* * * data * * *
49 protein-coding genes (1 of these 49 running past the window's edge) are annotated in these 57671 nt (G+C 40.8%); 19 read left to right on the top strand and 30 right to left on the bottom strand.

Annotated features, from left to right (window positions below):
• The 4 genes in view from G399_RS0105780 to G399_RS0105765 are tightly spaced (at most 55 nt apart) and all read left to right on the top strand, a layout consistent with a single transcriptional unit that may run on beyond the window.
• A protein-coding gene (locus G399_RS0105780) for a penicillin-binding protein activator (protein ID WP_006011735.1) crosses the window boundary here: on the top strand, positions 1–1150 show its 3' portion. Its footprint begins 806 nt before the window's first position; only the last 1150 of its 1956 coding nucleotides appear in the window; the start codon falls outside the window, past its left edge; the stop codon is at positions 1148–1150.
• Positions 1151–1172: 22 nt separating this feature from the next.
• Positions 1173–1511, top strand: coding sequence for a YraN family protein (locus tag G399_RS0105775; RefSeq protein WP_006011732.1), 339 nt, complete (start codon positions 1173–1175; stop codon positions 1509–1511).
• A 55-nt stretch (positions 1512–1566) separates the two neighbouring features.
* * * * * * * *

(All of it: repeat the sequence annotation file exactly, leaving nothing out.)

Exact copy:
49 protein-coding genes (1 of these 49 running past the window's edge) are annotated in these 57671 nt (G+C 40.8%); 19 read left to right on the top strand and 30 right to left on the bottom strand.

Annotated features, from left to right (window positions below):
• The 4 genes in view from G399_RS0105780 to G399_RS0105765 are tightly spaced (at most 55 nt apart) and all read left to right on the top strand, a layout consistent with a single transcriptional unit that may run on beyond the window.
• A protein-coding gene (locus G399_RS0105780) for a penicillin-binding protein activator (protein ID WP_006011735.1) crosses the window boundary here: on the top strand, positions 1–1150 show its 3' portion. Its footprint begins 806 nt before the window's first position; only the last 1150 of its 1956 coding nucleotides appear in the window; the start codon falls outside the window, past its left edge; the stop codon is at positions 1148–1150.
• Positions 1151–1172: 22 nt separating this feature from the next.
• Positions 1173–1511, top strand: coding sequence for a YraN family protein (locus tag G399_RS0105775; RefSeq protein WP_006011732.1), 339 nt, complete (start codon positions 1173–1175; stop codon positions 1509–1511).
• A 55-nt stretch (positions 1512–1566) separates the two neighbouring features.